Friday, September 09, 2011

Cline on Nifong & Lacrosse Case: “I Think I May Have Generally Given Him Suggestions"

The N&O has released audio of a lengthy (more than two hours) discussion between DA Tracey Cline and N&O journalists. Virtually the entire interview dealt with the ethical breaches revealed in the “Twisted Truth” series. But for 5 minutes, 32 seconds, the two discussed the lacrosse case. Here’s the audio excerpt:

Four particularly striking items from the interview.

First: As you’ll see if you listen to the above, Cline is very, very careful about what she says. After N&O reporter Andrew Curliss initially brought up the topic, she almost snarled, biting out, “What do you mean, my role in the Duke lacrosse [case]?” She then repeatedly paused (a couple of times for a significant period), cut herself off, and retreated to generalities.

Second: Contradicting both the DNA evidence and the attorney general’s findings, Cline described the case as “acquaintance rape situation.” In an acquaintance rape claim, of course, both sides acknowledge that sexual contact occurred, and the only question at play is a matter of consent.

Third: While Cline consistently refused to give a direct opinion on Crystal Mangum’s various tall tales, Curliss noted (correctly) that her description of a prosecutor’s role—a willingness to try hard cases despite a lack of evidence, as long as the prosecutor believes in the “victim”—is almost identical to how Nifong described his motivation in the lacrosse case. Curliss then noticed that Cline was smiling, and asked her why. She coyly responded, “I’m just smiling.”

Fourth: Further confirming her reputation for slipperiness with the truth, Cline managed to offer differing descriptions about three aspects of her role in the case—again, in less than six minutes. The contradictions:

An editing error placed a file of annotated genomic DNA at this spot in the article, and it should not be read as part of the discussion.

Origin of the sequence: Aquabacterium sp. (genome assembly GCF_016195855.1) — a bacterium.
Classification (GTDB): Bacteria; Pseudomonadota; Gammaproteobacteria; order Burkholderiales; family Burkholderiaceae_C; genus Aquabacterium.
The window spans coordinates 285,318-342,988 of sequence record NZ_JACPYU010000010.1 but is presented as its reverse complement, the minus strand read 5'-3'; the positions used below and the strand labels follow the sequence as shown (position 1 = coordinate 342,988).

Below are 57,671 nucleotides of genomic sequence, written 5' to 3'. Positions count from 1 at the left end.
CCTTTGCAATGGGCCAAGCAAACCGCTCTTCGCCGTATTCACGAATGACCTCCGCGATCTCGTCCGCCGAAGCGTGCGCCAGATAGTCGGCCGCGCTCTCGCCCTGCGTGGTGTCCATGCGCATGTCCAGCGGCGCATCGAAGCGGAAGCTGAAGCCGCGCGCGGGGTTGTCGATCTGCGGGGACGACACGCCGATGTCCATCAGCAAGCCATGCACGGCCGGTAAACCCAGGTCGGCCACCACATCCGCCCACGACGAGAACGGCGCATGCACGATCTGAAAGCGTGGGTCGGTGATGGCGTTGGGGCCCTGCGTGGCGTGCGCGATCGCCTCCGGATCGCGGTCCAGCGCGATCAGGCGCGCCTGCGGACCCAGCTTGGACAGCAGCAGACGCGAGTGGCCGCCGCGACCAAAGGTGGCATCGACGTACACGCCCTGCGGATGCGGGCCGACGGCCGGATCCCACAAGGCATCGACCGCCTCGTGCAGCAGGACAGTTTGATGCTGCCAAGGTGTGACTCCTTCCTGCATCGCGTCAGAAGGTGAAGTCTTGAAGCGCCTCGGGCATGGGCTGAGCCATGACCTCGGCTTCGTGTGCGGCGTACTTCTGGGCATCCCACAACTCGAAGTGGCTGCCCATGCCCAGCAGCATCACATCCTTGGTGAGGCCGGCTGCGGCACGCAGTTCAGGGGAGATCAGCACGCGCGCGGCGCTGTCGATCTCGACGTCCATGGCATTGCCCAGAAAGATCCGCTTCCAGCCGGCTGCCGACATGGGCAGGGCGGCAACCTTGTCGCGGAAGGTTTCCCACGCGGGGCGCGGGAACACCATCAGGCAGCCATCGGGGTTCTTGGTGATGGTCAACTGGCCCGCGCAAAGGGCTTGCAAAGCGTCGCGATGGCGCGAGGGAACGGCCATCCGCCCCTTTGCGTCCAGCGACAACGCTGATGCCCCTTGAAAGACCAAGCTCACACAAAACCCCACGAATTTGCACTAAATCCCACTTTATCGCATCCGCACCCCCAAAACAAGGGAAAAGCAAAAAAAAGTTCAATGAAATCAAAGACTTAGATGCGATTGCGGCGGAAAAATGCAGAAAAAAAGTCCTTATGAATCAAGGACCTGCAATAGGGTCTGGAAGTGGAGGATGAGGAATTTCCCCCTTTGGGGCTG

Whether She Had Any Involvement in the Case

Cline claimed that she never talked to Nifong about why he took the case, even though, as the chief sexual assault prosecutor for the county, the case normally would have been assigned to her. Cline further claimed that the case simply “didn’t come to my desk.”

But earlier in the interview, she conceded that the case “was originally going to be mine,” and that, originally, the case did come to her desk. She admitted that she had been the prime mover behind the ethically dubious NTO (which operated under the premise that even lacrosse players for whom the state had no evidence were even in Durham that evening could be required to give DNA).

Whether She Discussed the Case with Nifong

When asked directly about whether she spoke to Nifong regarding the case, Cline confessed, “I think I may have generally given him suggestions,” although she refused to reveal the content of those discussions. But then, less than a minute later and after a lengthy pause, she seemed to deny that she had spoken to Nifong about the case: “If he had asked my opinion, I would have given it to him.”

Whether She Would Have Tried the Case with Nifong

At the start of the discussion, Cline seemed to concede that she would have served as second chair at trial, recalling that “Mike had asked me if the case went to trial if I would help him, because he hadn’t tried a case in a long time.” But then, less than two minutes later, she denied that she would have served as second chair, telling Curliss, “I don’t think so.” She offered no explanation for why this was so, or who would have served as second chair in the trial if she had not done so.